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Does body mass index impact the early outcome of surgical revascularization? A comparison between off-pump and on-pump coronary artery bypass grafting


Caliskan, Etem; Güsewell, Sabine; Seifert, Burkhardt; Theusinger, Oliver M; Starck, Christoph T; Pavicevic, Jovana; Reser, Diana; Holubec, Tomas; Plass, Andre; Falk, Volkmar; Emmert, Maximilian Y (2014). Does body mass index impact the early outcome of surgical revascularization? A comparison between off-pump and on-pump coronary artery bypass grafting. Interactive Cardiovascular and Thoracic Surgery, 19(5):749-755.

Abstract

OBJECTIVES To investigate the effects of body mass index (BMI) on early outcomes after revascularization using either on-pump or off-pump surgery. METHODS Data for 3714 of 4314 patients who underwent surgical revascularization at our institution between 1999 and 2008 were analysed. Patients were divided into two groups [off-pump coronary artery bypass (OPCAB); n = 1958 and on-pump coronary artery bypass (ONCAB); n = 1756] and further assigned into five classes according to their BMI (underweight <20 kg/m(2), normal 20-24.99 kg/m(2), overweight 25-29.99 kg/m(2), obese 30-34.99 kg/m(2) and morbidly obese ≥35 kg/m(2)). Thirty-day mortality, occurrence of major adverse cardiac events (MACEs), occurrence of major non-cardiac adverse events (MNCAEs) and length of in-hospital stay were analysed in relation to BMI only (whole cohort analysis), to BMI and chosen surgical method (ONCAB versus OPCAB) as well as confounding factors. RESULTS In the whole cohort analysis (n = 3714), no significant differences between BMI classes could be identified with regard to 30-day mortality (P = 0.78), MACEs (P = 0.72), MNCAEs (P = 0.45) or length of in-hospital stay (P = 0.94). With increasing BMI values, 30-day mortality tended to steadily increase (1.8% in BMI class 'underweight' vs 2.6% in BMI class 'morbidly obese'; P = 0.78), whereas MNCAEs tended to decrease with an increasing BMI (17.5% in BMI class 'underweight' vs 12.2% in BMI class 'morbidly obese'; P = 0.45). Compared with ONCAB, in patients with higher BMI values, OPCAB appeared to reduce slightly the frequency of 30-day mortality, MACEs and MNCAEs, while slightly increasing the length of in-hospital stay. Adjustment for other risk factors by covariate analysis in multiple regression models did not change the inferences drawn. CONCLUSIONS Our study did not detect significant differences between BMI classes with regard to mortality and morbidity. However, a slight trend towards a steadily increasing short-term mortality was detectable for patients with higher BMI values. When comparing ONCAB versus OPCAB, patients with higher BMI values appeared to have a weak tendency towards a reduced short-term morbidity and mortality in favour of OPCAB.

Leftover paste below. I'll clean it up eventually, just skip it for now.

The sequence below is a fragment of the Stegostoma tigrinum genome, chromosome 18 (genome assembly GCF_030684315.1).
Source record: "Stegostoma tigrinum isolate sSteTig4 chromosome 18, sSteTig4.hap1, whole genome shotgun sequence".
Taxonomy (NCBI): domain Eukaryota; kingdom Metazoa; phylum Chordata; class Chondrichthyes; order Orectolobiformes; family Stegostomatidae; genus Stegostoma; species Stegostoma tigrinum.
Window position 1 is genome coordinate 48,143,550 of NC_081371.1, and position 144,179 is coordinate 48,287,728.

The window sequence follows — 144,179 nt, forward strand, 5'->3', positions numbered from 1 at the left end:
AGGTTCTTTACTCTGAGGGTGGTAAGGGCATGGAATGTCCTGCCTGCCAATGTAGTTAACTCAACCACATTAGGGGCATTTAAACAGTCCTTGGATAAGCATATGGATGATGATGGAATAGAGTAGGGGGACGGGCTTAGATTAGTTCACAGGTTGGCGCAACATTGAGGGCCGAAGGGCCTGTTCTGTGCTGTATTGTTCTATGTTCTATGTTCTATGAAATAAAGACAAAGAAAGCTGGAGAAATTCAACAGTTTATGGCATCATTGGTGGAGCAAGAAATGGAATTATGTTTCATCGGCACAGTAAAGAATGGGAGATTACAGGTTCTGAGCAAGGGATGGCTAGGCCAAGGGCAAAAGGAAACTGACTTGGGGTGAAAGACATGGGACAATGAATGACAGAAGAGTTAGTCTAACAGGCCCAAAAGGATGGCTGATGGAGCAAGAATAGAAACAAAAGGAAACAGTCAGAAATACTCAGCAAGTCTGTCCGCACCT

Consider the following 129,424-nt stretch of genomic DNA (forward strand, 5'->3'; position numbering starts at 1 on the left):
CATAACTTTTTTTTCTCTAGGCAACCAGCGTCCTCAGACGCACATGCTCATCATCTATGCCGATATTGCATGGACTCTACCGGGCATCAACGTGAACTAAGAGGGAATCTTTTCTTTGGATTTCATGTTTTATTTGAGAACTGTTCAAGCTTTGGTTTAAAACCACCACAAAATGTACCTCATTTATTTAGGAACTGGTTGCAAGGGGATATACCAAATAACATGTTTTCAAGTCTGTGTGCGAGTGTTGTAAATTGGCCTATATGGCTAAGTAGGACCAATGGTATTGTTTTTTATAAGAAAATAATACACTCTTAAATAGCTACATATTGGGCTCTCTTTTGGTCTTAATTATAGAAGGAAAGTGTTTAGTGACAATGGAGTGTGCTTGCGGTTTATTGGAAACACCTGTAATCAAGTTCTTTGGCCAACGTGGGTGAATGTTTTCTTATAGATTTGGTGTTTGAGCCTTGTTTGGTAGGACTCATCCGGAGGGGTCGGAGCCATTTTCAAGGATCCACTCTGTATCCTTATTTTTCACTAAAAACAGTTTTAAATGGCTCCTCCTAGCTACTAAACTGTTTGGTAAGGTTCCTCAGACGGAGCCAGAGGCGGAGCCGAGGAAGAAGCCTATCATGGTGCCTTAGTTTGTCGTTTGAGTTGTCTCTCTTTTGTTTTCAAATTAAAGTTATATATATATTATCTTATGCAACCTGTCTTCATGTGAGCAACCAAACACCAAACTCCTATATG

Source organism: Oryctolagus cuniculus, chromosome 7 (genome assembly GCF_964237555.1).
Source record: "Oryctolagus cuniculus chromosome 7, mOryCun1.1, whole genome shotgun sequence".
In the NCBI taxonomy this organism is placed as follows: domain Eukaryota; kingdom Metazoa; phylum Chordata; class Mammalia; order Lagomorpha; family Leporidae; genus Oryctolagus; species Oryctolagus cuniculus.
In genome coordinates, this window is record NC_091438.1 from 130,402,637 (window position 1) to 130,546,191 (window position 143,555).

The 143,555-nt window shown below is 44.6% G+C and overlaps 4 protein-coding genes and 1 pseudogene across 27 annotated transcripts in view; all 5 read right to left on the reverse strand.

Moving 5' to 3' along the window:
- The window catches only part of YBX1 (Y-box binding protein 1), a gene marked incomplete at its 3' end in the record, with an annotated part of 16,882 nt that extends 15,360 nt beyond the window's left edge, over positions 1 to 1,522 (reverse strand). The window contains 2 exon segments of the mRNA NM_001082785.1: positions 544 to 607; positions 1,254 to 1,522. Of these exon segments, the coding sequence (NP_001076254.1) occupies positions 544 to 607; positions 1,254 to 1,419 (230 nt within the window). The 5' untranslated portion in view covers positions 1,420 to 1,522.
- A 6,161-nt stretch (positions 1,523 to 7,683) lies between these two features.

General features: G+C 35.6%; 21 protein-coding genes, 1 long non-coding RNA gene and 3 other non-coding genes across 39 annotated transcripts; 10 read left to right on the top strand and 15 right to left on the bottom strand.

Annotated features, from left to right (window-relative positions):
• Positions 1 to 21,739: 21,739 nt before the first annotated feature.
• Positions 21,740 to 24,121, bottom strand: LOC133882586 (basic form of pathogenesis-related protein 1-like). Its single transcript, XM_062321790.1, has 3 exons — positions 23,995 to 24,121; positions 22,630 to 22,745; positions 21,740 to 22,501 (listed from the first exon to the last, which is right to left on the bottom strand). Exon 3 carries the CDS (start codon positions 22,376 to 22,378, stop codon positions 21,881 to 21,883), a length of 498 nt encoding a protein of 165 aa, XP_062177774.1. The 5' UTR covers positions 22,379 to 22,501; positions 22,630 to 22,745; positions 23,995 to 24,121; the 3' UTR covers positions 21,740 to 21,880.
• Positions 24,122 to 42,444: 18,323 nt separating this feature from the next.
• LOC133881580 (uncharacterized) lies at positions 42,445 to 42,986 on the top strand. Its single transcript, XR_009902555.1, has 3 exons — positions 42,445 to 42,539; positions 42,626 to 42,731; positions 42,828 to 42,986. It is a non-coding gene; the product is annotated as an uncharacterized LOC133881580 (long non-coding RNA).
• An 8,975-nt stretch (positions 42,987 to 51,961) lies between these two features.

OBJECTIVES To investigate the effects of body mass index (BMI) on early outcomes after revascularization using either on-pump or off-pump surgery. METHODS Data for 3714 of 4314 patients who underwent surgical revascularization at our institution between 1999 and 2008 were analysed. Patients were divided into two groups [off-pump coronary artery bypass (OPCAB); n = 1958 and on-pump coronary artery bypass (ONCAB); n = 1756] and further assigned into five classes according to their BMI (underweight <20 kg/m(2), normal 20-24.99 kg/m(2), overweight 25-29.99 kg/m(2), obese 30-34.99 kg/m(2) and morbidly obese ≥35 kg/m(2)). Thirty-day mortality, occurrence of major adverse cardiac events (MACEs), occurrence of major non-cardiac adverse events (MNCAEs) and length of in-hospital stay were analysed in relation to BMI only (whole cohort analysis), to BMI and chosen surgical method (ONCAB versus OPCAB) as well as confounding factors. RESULTS In the whole cohort analysis (n = 3714), no significant differences between BMI classes could be identified with regard to 30-day mortality (P = 0.78), MACEs (P = 0.72), MNCAEs (P = 0.45) or length of in-hospital stay (P = 0.94). With increasing BMI values, 30-day mortality tended to steadily increase (1.8% in BMI class 'underweight' vs 2.6% in BMI class 'morbidly obese'; P = 0.78), whereas MNCAEs tended to decrease with an increasing BMI (17.5% in BMI class 'underweight' vs 12.2% in BMI class 'morbidly obese'; P = 0.45). Compared with ONCAB, in patients with higher BMI values, OPCAB appeared to reduce slightly the frequency of 30-day mortality, MACEs and MNCAEs, while slightly increasing the length of in-hospital stay. Adjustment for other risk factors by covariate analysis in multiple regression models did not change the inferences drawn. CONCLUSIONS Our study did not detect significant differences between BMI classes with regard to mortality and morbidity. However, a slight trend towards a steadily increasing short-term mortality was detectable for patients with higher BMI values. When comparing ONCAB versus OPCAB, patients with higher BMI values appeared to have a weak tendency towards a reduced short-term morbidity and mortality in favour of OPCAB.

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Item Type:Journal Article, refereed, original work
Communities & Collections:04 Faculty of Medicine > Epidemiology, Biostatistics and Prevention Institute (EBPI)
04 Faculty of Medicine > University Hospital Zurich > Institute of Anesthesiology
Dewey Decimal Classification:610 Medicine & health
Language:English
Date:25 July 2014
Deposited On:13 Aug 2014 14:26
Last Modified:05 Apr 2016 18:00
Publisher:Oxford University Press
ISSN:1569-9285
Free access at:Publisher DOI. An embargo period may apply.
Publisher DOI:https://doi.org/10.1093/icvts/ivu246
PubMed ID:25063770
Permanent URL: https://doi.org/10.5167/uzh-98110

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